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Understanding Dementia & Dementia with Lewy Bodies - DementiaGuide.com
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Understanding Dementia

Dementia with Lewy Bodies

A difficult case of dementia with Lewy bodies is described in Understanding Dementia.

Chapter 10: case 2
Mr S, a 71-year-old male, was seen for complaints of being 'down in the dumps' and 'slowed up' for approximately six months. Forgetfulness was not a problem. He had seen a psychiatrist who prescribed fluoxetine, but Mr S only took this for a month as he found that it made him slower and gave him a shuffling gait . There was no history of functional decline, and he continued to be active in his home, to drive, and to bowl. He was eating more, and had gained fifteen pounds over the six months, with an increase in his shirt collar size.

Past history was positive for osteoarthritis of the knees and spine, emphysema, and a cholecystectomy and prostatectomy. His only medications were ranitidine and enteric coated aspirin p.r.n.

Physical examination showed an obese man who occasionally cried during the interview. Orthostatic hypotension was present, with a systolic drop of 16 mmHg. Neurological examination was normal. Score on the MMSE was 28/30.

Depression seems to be Mr S's problem. Dementia, especially frontotemporal dementia , could present as depression and over-eating, but the lack of functional decline and normal neurological examination do not lead us to suspect dementia. The one unusual finding is of orthostatic hypotension; the value is of borderline significance and will be ignored. Ranitidine could cause depression but he is rarely using it. We will recommend that his family doctor treat his depression with desipramine (which has fewer anticholinergic side effects than many of the other tricyclic agents), and we will make a referral to a psychologist for counselling. We will do blood work as well as a CT scan . Although practice varies in other countries, in Canada the CT scan is difficult to justify in this situation, though the honest answer is that, in an academic centre, the pretest probability of an unusual syndrome masquerading with a typical presentation somehow seems to be higher than what some of our community-based colleagues refer to as "the real world."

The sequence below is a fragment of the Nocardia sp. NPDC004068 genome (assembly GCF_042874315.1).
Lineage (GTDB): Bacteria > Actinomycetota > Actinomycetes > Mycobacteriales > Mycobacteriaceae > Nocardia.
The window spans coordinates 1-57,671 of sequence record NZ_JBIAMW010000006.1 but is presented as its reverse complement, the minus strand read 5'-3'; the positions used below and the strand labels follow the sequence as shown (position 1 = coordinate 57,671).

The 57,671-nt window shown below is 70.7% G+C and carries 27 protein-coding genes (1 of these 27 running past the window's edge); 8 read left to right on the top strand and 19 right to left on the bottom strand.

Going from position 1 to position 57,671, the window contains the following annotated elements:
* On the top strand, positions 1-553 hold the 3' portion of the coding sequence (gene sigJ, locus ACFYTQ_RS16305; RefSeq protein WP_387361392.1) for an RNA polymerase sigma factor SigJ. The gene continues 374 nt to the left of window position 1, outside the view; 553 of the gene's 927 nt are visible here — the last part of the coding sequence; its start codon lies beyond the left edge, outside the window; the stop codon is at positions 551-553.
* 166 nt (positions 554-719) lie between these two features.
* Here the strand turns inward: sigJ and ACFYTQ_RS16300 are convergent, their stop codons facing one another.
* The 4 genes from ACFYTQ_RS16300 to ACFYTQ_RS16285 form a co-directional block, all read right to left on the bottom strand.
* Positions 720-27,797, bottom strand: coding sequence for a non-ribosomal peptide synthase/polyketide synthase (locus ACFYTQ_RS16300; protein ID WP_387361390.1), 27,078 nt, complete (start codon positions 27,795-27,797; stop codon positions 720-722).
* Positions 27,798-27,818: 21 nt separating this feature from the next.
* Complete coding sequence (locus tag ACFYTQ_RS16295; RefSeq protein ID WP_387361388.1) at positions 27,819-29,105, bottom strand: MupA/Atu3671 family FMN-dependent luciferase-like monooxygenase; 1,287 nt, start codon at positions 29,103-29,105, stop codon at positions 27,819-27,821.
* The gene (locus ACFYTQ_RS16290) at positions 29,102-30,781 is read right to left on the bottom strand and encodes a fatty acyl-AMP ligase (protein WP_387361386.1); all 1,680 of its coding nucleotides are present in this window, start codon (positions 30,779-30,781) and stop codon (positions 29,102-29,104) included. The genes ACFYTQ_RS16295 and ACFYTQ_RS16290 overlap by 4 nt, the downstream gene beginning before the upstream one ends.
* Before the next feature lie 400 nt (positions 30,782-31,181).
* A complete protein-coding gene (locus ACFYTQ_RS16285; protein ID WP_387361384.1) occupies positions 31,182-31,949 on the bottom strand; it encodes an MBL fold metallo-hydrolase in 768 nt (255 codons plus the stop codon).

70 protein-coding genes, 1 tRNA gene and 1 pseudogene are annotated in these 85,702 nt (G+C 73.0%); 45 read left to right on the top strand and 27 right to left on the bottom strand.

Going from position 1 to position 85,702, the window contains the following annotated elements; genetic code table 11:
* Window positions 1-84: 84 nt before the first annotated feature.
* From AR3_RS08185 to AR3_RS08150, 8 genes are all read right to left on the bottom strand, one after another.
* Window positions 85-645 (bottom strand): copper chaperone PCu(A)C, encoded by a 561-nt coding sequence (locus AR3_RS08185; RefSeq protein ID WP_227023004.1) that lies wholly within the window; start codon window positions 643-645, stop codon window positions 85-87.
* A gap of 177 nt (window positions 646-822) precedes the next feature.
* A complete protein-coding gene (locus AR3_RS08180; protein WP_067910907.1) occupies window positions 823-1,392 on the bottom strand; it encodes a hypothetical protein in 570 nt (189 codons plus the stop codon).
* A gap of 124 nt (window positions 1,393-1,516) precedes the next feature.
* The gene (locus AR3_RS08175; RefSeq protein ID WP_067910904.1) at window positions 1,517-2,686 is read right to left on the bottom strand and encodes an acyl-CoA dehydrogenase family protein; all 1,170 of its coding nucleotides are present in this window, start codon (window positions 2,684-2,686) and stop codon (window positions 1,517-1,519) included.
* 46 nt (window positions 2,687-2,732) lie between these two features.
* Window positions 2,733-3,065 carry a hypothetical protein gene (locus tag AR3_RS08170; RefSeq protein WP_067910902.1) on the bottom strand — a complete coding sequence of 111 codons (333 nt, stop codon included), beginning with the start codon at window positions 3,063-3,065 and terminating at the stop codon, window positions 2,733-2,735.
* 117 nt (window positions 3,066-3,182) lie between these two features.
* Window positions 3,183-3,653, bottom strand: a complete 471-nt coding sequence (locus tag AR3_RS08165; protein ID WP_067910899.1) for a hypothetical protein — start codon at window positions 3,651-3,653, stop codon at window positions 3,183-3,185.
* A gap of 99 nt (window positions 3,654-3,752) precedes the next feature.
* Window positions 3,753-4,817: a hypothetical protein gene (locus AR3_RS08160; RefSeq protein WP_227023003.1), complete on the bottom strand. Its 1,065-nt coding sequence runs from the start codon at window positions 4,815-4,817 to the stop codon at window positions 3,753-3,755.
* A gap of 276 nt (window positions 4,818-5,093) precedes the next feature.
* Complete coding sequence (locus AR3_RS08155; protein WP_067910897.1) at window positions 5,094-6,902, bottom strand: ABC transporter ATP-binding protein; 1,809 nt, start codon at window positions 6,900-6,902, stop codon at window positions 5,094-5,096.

At the follow-up visit three months later the investigations were reviewed, all of which were normal. He had taken the desipramine for a few weeks, but stopped it because of 'pins and needles' in his legs. He still saw the psychologist, and found those visits helpful. He was feeling better, was more active, and had lost weight. Repeat MMSE score was 30/30.

The depression seems to be resolving with the psychologist's treatment. No follow-up is planned.

However, Mr S's condition deteriorated. Half a year later, over the course of 2 months, he became suspicious, began to see bugs in his home and on his person. He developed small handwriting, a shuffling gait, poor balance , and became markedly slower. He could no longer express himself clearly and even simple calculations became impossible. His driving deteriorated. He continued to bowl. A prescription for benztropine was obtained from a psychiatrist who had diagnosed Parkinson's disease . He became markedly confused and agitated, and was taken to the emergency room. Investigations there (including another CT scan) were normal, and he was told to stop the benztropine and was sent home. He continued to deteriorate and was admitted to General Medicine the next day.